New Guinea Walking Stick

Wayne and Gladys Valley Children's Zoo

Location

In the Zoo

Scientific Information

Scientific Name: Eurycantha calcarata
Class: Insecta
Order: Phasmatoptera
Family: Phasmatidae
Genus: Eurycantha

Size

Male

Female

Height:
Length: 4- 5 inches 6-7 inches
Weight:
Maturity:

Lifestyle and Lifespan

Diet: Herbivorous
Activity Timeframe: Nocturnal
Interactivity: Social
Sexual Dimorphism: Yes
Gestation: 4-6 months
Lifespan in the Wild: 12 - 18 months
Lifespan in Captivity: 12 - 18 months

Geographic Range

New Guinea, New Caledonia, and the Solomon Islands.

Conservation

Status in the Wild:
Threats:

Characteristics

The thorny devil resembles bark or rotten wood. The long slender body ranges from pale green to brown. It is robust and well-armoured with numerous spines on both body and legs. The male has enlarged femurs on the hind legs with one large, curved spine or thorn on the underside of each leg. Females have a larger abdomen ending in an ovipositor, or egg-laying organ. Both sexes are wingless.

Species Specifics

This is a large semi-terrestrial (as an adult) wingless rainforest species belonging to a family of insects commonly referred to as “phasmids”. This family name means “ghost” or “apparition” and is comprised of stick and leaf insects. They resemble sticks, twigs, bark, or leaves.

Physical Characteristics

This well armored walking stick is heavy bodied and is adorned with spines on it's body and legs.

Ecology

Habitat

Forested areas where it is found in foliage and ground litter. They prefer the warmth and high humidity provided by tropical rainforests.

Distribution

Diet

Leaves of the forest including ficus, bramble, raspberry, rose, and guava. All stick insects are vegetarian.

Ecological Web

This type of insect provides food for many animals. Many of the phasmids have a specific niche or limited variety of vegetation.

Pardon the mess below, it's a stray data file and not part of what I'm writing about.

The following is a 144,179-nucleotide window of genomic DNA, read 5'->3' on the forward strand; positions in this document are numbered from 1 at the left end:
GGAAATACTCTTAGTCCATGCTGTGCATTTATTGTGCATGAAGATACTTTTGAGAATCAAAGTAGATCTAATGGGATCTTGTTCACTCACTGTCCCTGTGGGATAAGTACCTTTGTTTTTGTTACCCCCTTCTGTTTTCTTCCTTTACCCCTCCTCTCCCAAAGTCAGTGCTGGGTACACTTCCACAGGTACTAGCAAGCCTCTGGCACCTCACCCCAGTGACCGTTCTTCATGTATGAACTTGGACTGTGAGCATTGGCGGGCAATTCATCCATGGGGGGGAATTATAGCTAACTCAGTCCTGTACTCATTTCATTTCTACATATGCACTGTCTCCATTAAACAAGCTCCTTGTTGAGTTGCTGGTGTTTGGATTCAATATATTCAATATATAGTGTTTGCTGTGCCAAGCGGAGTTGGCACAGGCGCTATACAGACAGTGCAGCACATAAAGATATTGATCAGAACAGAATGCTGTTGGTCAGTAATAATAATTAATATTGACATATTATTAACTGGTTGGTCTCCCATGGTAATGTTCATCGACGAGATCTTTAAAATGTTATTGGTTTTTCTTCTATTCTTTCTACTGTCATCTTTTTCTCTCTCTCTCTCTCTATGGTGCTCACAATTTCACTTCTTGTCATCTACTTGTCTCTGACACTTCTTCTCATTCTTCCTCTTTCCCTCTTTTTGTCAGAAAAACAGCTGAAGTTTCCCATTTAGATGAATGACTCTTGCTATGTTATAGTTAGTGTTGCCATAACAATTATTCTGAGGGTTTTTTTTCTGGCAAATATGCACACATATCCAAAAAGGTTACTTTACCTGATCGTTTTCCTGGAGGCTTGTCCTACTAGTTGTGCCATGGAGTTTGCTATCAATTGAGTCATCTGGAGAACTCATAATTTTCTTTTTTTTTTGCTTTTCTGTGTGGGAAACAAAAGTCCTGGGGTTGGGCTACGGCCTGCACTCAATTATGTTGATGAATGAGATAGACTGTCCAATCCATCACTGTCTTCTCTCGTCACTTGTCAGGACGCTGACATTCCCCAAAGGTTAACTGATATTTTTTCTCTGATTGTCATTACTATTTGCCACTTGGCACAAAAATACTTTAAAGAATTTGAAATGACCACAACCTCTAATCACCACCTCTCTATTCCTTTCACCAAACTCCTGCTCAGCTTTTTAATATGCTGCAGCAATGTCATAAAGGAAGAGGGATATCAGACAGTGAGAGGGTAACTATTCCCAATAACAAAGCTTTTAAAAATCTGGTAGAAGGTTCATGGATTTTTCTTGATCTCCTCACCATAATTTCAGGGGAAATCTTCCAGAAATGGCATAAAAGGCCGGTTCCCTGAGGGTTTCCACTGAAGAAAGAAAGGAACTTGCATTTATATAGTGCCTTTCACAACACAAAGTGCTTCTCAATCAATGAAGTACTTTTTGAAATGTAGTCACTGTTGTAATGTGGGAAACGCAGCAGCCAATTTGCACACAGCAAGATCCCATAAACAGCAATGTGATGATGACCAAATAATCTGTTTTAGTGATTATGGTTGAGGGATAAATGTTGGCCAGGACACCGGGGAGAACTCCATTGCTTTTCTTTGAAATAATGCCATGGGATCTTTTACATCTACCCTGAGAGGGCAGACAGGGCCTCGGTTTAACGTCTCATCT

Activity and Behavior

Activity Pattern

Stick Insects are mainly nocturnal (active at night). During the day, they may hide, motionless, under plants, but because of their superior camouflage, they can often sit in the open and remain unseen.

Behavior

Social Behavior

They have a very interesting behaviour for a phasmid; they migrate from foraging areas to form groups of individuals when resting during the day. They congregate in clusters to hide under bark and in hollows of logs and trees. This provides protection from predators. Like other types of stick insects they use crypsis (camouflage) and catalepsy (feigning death).

Reproductive Behavior

Males actively compete for females. The female uses her ovipositor to lay eggs in soft soil. They resemble plant seeds covered by a hard shell. Incomplete metamorphosis takes place with nymphs hatching in about four months. They are about 30 - 40 mm long and brown in colour. The vulnerable nymphs crawl up food plants to congregate at the top. After about five to six sheddings over four to six months, they attain their full size.

Offspring

Females can lay one egg a day to every other day.

Conservation

Status

Historical

Current Threats

Our Role

Exhibit and Educate

How You Can Help

Fascinating Facts

The male has enlarged hind leg femurs with a curved spine or thorn on the underneath side, large enough to be used as a fish hook in New Guinea.

References

Animal Diversity Web: Eurycantha calcarata: http://animaldiversity.org/accounts/Eurycantha_calcarata/classification/

Animal Diversity Web: Eurycantha calcarata: http://animaldiversity.org/accounts/Eurycantha_calcarata/classification/

Fort Wayne Children's Zoo: http://kidszoo.org/our-animals/thorny-devil-stick-insect/#tab-id-2

P.O. Box 5238

9777 Golf Links Road Oakland, CA 94605